In the meantime, the Octo Finissimo isn’t just Bulgari’s bestselling men’s watch (and deservedly so), it’s also the brand’s fastest growing collection and one that’s quickly turning into a cornerstone for the brand, which has seemingly struggled for the better part of the last decade to figure out what to do with its ownership of the trademark Gerald Genta name. Well, they’ve managed to do this one without Genta, but the real challenge now will be to learn from their peers and exercise the modicum of restraint that Audemars Piguet never had with the Royal Oak, to keep the Octo collection fresh, innovative, and only slightly exclusive — because let’s be honest: none of us needs another waiting list. The price for the Bulgari Octo Finissimo in stainless steel on bracelet is $12,000 USD. You can learn more at

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  • Pedro Lambareiro

    C’mon, Bulgari, adopt the GMT movement to the time-only models. Now I feel short-changed thinking about getting one of these with that old tech in it.

    • I’m right there with ya, crossing my fingers.

  • Lingua Franca

    I think here “finissimo” means “super-thin”.

    • WINKS

      Bang on!


    A steal in steel!

  • RolleFc

    I love this watch, and series of watches, in oh so many ways. Intellectually.
    I wish it would speak also to my sense of beuty, to feel emotional attraction.
    But I don’t. This one more than the others in the collection, but still no. Unfortunately ?.

  • SuperStrapper

    Everything other than what you see here will add thickness. In order to add (i.e.) date function to this watch and keep the movement the same thickness would mean developing a new caliber, and that’s not going to happen. Finissimo line is likely destined to be time only.

    • Dakota Dennison

      How much thickness does their standard date module add? Also GMT? If they are around 9mm in total thickness that puts them in 5711 and 15202 range and probably allows them some other finishing options on the bracelet other than all matte. I would think that is a battle they want since PP and AP won’t deliver enough to fill the demand. That seems to me the natural evolution.

      • SuperStrapper

        Well this entire watch, case and crystal included is hardly over 5mm thick. They don’t have a standard date module for this movement and the only octo I can think of with a date complication is the solotempo (someone correct me if I’m wrong) and while those movements are fine, they certainly are not in the same class as this.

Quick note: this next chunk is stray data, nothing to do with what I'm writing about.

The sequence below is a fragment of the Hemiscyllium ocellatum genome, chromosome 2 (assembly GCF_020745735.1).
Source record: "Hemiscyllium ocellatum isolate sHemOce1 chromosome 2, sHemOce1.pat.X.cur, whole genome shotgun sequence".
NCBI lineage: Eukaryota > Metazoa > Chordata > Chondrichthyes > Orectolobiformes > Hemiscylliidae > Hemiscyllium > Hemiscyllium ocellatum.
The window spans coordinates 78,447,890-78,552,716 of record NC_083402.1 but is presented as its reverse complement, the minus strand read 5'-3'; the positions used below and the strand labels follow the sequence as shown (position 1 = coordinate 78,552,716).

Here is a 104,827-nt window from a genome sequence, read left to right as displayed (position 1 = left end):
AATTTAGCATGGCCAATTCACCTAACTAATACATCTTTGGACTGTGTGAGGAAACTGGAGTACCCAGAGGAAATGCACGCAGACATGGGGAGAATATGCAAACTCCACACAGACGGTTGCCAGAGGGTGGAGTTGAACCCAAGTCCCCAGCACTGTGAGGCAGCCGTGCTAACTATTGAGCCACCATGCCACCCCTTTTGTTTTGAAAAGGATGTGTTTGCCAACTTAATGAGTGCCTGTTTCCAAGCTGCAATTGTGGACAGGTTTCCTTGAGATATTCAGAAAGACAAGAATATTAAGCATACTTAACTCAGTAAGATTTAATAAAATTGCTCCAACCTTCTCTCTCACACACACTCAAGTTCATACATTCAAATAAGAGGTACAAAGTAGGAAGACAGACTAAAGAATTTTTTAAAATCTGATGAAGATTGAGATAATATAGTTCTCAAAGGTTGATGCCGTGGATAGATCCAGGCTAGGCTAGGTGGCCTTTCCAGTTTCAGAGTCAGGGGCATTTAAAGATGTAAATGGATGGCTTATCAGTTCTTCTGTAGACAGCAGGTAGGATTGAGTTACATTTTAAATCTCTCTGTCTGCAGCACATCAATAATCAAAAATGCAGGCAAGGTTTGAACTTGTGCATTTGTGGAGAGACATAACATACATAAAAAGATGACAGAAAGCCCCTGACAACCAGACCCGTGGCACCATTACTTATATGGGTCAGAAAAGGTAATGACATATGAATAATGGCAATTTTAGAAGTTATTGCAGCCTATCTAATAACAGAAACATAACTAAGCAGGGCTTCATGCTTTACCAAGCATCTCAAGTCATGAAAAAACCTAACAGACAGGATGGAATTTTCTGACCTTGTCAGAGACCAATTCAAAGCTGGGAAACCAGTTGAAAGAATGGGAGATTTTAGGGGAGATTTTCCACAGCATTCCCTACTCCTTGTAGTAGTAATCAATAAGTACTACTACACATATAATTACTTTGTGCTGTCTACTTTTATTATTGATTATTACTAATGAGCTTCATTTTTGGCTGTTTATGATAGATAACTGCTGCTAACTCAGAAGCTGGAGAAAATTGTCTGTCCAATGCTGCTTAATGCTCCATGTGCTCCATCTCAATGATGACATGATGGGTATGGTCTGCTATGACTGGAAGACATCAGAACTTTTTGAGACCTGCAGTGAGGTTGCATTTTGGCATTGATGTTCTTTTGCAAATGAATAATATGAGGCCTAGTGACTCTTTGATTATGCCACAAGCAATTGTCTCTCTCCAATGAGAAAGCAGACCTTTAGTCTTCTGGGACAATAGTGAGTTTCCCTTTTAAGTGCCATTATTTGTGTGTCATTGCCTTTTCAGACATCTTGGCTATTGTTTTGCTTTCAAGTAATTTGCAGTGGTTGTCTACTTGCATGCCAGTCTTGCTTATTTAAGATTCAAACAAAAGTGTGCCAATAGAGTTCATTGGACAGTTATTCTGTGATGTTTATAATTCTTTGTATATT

• AlbieC

    Agree, too thin!… Thinking 7-9mm (maybe 10mm) thickness for any daily-wear bracelet watch would be aesthetically ideal.

  • haha thanks Strapper – the blue one isn’t me, that’s my buddy Alex. The green is indeed linen, and works pretty nicely here in California where I’m based 😉
    You’re very right about the Octo being the spiritual successor to Genta’s work – I think I’d just meant that they did all this without once ever mentioning his name as a fallback, to which I had to give credit.

  • They’d be crazy not to. I wouldn’t even be surprised if we see more of these line additions later in 2020.

  • Pedro Lambareiro

    Can we stop having this upside-down pictures for the LVHM coverage?Thanks in advance.

  • What he said.

    • Berndt Norten


  • Lincolnshire Poacher

    Never used to like these. In fact never really liked Bulgari’s whole design language.
    But I’ve really come to see them in a different light. I do like this, but it couldn’t be my only watch. It’s to outré for that.

  • mach2guy

    Oh,yes! But $12,000 for S/S watch-Sorry, no.

  • Yanko

    This is so feminine.

  • Joe

    I’m not 100% sold on the look but it’s certainly interesting and pulls at some strings, especially the thickness, movement and water resistance.
    I’m a fan of micro-rotor automatics in particular.

    I think sports watches should in general have some lume though…
    I don’t feel the overly-square shape would work for me.

  • al-nitak

    Despite not being my cup of tea, I have a feeling that this contrivance is going to be the Sub of the Twenties, the manly watch par excellence

  • Polerouter

    Nice watch. And although ABTW’s obsession with depth rating is laughable, this is impressive to be able to make such a thin watch with such a rating. Do we know if it is a special variety of steel, or if it received a special heat treatment, or if it is just the result of a healthy construction with tight tolerances?

    • Case material doesn’t have anything to do with water resistance, and it’s unlikely the build quality would be any different between the previous stainless steel version mentioned in the article and this one – I’d hazard a guess that the screwdown crown is what makes the biggest difference here.

      • Polerouter

        Case material has obviously a lot to do with water resistance, but, granted, more so in the case of high depth dive watches where the yield criterion has to be taken into account than in low depth thin watches. In such a flat watch, though, yield probably first occurs in the sapphires. This watch is slightly thicker than the others, though, probably because of the need of thicker saphhires, I would guess (or maybe the need of more play underneath the sapphires due to their slight bending at max depth). But as you put it, the main limiting factor was probably the crown.

  • Jason 52

    Sports watch with no lume…= no go

  • TheChuphta

    In a vacuum, I like it… I can’t shake the feeling that it’s the kind of watch that a guy who drives an automatic transmission sports car would wear.